the genealogy of a Tubber family. Teenie passed on in March 2005. Mike
Rose of Brassington in Derbyshire, an expert on the military side of
family history, gave a lot of direction to my search for the members
of the family who had fought and, in at least one case, died in the
two world wars. Various total strangers responded out of the blue to
my requests for help and information on the Internet. Some of them supplied
me with key data on our family - names, dates, places, events, repositories
of information - which either confirmed, refuted, or expanded on the
family lore and in many cases allowed me to target my research more
precisely. Some spontaneously conducted searches for me at no cost.
I have constantly been amazed at this pool of goodwill out there on
the Internet. It stands in stark contrast to some of the commercial
genealogical facilities and websites which request large fees.
For many years I had wondered about the fate of a member of the family,
George Casey, who had left Tubber in the latter half of the 19th century
and, so the family lore went, emigrated to Australia. Substantial research
effort had failed to reveal anything useful about this individual. Then,
in the autumn of 2002, to my total amazement I received a phone call
from an Australian lady, Helen Shogren, née Casey, who told me
that she is a descendant of this George Casey and my second cousin one
time removed. Whilst I had been ploughing my furrow over the years Helen
had been ploughing a parallel one on the other side of the world. She
has documented George Casey's Australian branch of the family and accumulated
many other items of data on the Casey families of Tubber.
Then an e-mail came from Mary Ann Howard in Needham, Massachusetts,
USA, announcing that she is a descendant of the Howards of Tubber and
thus a cousin of mine. Mary Ann, like Helen, has collected a large amount
of family information over the years (and, like Helen, has pilgrimaged
to Tubber) and she has been passing her data to me for inclusion in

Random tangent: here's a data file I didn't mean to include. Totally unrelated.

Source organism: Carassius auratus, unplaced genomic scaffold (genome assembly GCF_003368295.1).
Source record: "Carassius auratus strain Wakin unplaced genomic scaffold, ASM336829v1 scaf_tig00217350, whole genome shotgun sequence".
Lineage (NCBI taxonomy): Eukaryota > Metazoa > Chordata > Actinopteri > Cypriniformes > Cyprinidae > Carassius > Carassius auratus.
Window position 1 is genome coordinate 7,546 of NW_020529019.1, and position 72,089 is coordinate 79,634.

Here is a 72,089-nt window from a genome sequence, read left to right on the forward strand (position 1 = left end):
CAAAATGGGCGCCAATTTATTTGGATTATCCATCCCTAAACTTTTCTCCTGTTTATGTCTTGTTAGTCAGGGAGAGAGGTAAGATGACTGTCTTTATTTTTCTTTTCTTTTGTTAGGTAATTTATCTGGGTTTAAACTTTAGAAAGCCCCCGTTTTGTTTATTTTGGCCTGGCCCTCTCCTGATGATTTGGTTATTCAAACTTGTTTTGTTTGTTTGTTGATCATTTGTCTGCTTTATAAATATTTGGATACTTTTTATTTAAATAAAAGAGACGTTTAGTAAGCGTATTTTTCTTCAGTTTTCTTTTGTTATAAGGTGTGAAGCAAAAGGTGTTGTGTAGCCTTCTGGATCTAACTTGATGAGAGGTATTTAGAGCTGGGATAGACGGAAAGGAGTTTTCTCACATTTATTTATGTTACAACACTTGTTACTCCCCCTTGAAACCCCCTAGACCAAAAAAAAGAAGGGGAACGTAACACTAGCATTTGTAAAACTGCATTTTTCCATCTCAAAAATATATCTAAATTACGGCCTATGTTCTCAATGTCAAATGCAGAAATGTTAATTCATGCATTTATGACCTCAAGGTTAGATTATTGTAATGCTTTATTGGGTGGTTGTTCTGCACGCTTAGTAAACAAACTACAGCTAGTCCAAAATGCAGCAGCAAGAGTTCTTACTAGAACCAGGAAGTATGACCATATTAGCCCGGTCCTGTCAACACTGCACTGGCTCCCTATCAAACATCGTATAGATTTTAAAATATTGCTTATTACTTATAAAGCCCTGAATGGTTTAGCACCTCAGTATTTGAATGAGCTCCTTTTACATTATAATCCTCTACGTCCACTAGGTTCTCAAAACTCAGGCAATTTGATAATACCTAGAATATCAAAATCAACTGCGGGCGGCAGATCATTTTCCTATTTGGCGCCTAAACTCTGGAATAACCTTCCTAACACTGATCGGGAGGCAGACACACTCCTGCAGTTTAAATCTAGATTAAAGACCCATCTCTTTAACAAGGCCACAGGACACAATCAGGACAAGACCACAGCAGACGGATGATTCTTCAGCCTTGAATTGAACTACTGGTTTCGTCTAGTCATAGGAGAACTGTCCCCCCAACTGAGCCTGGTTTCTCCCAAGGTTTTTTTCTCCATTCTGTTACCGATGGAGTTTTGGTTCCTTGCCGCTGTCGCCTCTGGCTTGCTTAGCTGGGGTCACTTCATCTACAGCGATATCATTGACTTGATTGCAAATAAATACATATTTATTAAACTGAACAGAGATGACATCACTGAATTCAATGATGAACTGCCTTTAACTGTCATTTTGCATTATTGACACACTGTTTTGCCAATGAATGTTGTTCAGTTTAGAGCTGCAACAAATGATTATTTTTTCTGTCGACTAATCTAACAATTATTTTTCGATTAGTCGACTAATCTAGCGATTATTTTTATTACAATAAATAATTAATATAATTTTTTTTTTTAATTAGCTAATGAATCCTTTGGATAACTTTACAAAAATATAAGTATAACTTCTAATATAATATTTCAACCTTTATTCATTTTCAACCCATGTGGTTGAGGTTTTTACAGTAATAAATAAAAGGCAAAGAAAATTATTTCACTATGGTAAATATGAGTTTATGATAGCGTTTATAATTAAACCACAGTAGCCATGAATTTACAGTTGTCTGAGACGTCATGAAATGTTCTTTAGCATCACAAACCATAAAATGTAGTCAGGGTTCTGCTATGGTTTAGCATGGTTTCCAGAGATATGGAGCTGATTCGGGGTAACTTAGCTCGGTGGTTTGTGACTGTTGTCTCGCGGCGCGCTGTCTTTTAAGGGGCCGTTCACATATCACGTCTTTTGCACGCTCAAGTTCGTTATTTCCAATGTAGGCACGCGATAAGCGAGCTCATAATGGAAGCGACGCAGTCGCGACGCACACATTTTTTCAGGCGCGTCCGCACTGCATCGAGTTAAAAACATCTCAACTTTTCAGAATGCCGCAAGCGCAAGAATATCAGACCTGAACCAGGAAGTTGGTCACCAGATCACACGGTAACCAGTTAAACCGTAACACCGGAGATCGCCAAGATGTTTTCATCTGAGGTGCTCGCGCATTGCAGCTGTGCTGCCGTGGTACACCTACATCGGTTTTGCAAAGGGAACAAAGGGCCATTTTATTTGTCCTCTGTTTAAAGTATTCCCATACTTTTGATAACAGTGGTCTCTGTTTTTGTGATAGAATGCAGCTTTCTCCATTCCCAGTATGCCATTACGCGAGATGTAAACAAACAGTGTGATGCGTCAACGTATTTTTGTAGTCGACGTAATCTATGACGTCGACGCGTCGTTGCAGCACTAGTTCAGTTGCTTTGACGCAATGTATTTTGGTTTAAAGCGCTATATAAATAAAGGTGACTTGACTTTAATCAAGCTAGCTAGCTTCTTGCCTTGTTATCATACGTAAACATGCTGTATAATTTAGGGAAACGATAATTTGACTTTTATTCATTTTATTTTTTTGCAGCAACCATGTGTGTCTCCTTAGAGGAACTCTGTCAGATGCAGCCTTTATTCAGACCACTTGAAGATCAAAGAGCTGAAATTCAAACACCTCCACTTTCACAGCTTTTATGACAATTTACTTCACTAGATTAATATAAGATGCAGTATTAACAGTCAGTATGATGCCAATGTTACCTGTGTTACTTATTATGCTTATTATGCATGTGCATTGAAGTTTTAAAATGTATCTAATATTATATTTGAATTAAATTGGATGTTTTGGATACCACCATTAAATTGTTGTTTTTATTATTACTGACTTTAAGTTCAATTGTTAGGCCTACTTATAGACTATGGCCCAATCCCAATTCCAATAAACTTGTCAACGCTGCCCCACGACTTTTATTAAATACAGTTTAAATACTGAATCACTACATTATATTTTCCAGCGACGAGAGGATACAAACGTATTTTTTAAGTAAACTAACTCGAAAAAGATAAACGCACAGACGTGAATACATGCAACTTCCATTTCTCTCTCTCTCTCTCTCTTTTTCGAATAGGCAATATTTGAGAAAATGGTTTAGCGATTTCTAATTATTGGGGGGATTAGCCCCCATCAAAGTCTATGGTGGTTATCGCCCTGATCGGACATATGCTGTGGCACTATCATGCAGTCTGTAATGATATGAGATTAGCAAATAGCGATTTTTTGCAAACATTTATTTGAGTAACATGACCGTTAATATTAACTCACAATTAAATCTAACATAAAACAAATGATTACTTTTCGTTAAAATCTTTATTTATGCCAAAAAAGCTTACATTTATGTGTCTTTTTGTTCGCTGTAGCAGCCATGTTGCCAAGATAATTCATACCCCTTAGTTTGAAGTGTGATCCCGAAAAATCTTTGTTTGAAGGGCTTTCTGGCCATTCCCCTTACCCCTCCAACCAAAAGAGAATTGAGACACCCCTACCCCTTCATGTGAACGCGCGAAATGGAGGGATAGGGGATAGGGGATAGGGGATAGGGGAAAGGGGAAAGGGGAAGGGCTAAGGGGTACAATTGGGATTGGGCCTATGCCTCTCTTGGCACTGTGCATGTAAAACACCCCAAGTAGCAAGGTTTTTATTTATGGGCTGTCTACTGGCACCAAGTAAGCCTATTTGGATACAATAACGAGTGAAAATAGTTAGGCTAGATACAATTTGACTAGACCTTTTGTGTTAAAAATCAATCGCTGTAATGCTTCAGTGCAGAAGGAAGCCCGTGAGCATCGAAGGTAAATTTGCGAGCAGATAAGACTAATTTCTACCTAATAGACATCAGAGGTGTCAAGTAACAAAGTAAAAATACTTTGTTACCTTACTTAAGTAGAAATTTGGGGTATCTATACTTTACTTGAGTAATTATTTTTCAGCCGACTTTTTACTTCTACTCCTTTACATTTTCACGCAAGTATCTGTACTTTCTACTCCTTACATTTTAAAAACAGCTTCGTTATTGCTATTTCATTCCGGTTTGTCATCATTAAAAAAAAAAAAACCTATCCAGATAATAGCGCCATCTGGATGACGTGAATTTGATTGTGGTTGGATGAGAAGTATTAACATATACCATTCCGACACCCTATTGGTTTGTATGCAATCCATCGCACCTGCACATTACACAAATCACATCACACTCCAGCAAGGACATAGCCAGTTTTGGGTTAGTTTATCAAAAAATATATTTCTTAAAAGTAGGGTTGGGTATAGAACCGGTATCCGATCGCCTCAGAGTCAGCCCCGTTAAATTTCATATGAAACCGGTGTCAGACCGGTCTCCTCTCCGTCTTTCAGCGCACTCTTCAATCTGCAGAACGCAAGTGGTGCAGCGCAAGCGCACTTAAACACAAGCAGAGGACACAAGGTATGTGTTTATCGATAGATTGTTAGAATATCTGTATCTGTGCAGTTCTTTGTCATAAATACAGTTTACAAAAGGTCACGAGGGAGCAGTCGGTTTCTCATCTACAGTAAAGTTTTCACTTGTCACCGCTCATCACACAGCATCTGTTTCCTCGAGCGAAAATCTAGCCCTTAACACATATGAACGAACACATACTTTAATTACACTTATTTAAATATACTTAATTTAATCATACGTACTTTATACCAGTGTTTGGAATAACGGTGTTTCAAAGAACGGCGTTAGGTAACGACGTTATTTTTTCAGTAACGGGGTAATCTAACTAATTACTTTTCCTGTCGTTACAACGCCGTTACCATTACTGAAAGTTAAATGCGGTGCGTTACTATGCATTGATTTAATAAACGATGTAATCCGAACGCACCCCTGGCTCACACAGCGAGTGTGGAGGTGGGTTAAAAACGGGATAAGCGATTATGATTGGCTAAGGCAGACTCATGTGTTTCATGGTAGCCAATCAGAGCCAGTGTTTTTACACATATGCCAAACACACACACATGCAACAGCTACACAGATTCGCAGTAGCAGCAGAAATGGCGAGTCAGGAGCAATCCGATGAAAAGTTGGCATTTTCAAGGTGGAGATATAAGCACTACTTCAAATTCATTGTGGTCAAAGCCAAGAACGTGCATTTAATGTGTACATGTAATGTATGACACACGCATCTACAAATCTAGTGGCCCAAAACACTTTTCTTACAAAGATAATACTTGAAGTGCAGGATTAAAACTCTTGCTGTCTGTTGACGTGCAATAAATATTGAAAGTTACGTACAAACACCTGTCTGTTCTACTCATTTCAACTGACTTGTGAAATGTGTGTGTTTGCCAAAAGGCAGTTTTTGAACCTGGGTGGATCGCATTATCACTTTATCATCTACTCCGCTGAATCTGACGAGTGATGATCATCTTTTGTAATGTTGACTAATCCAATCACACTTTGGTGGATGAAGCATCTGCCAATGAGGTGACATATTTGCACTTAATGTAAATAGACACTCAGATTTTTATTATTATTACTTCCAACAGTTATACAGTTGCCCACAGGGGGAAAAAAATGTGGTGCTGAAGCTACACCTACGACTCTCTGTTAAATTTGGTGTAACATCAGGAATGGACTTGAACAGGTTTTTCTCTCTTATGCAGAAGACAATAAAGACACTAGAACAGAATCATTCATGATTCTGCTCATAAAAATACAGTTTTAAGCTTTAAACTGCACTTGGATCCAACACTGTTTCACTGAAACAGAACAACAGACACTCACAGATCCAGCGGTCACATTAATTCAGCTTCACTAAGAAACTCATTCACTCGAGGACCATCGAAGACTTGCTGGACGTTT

this our common database.
In May 2003 the New World Caseys finally came to light. We had long
been fairly sure that at least two members of the family emigrated to
the US around the beginning of the 20th century and research in various
New England archives provided tantalizing evidence of their possible
identities and abodes. Then, when visiting Tubber in May 2003 I called
on cousin Pa Howard, a descendant of Denis Howard of Moyrhee. Pa mentioned
that some years previously he had had a visit from Emily Bunker of Gonic,
New Hampshire, and that she was descended from the Caseys of Moyrhee.
He gave me her address, I called her on the phone, she confirmed that
she was the daughter of William Edmond Casey, who emigrated from Tubber
to the US, and another set of genealogical floodgates opened. She informed
her nephew Paul Joseph Casey who had been documenting the Casey diaspora
on that side of the Atlantic and he then sent me a whole genealogical
tree of New England Caseys. Emily followed on with a thick wad of death
and marriage certificates, photos, and facts and data. The rest will,
as they say, be history. The team was then joined by Elaine Maynes,
née Ross, a great-granddaughter of Denis Howard of Tubber. Elaine
lives in Massachusetts, the headquarters of the Casey-Howard diaspora
in the USA, and pumped her Howard data into the collection. At the end
of 2005 Michael Kelleher, a Casey descendant who had seen the website,
mailed me and told me about a family cluster that I had long been looking
for. His data has now been added.
The data presented here is now a combination of Helen's and Mary Ann's
and Paul's and Emily's and Elaine's and Michael's and mine plus items
from the other major contributors listed above.
User IDs: each person listed on these pages is tagged with a so-called
User ID. This is simply a number allotted to each person in my family
tree so as to give that person a unique identifier, i.e. to differentiate
between the various Patrick Caseys, Denis Caseys, John Caseys, etc.
Patrick Casey, Switzerland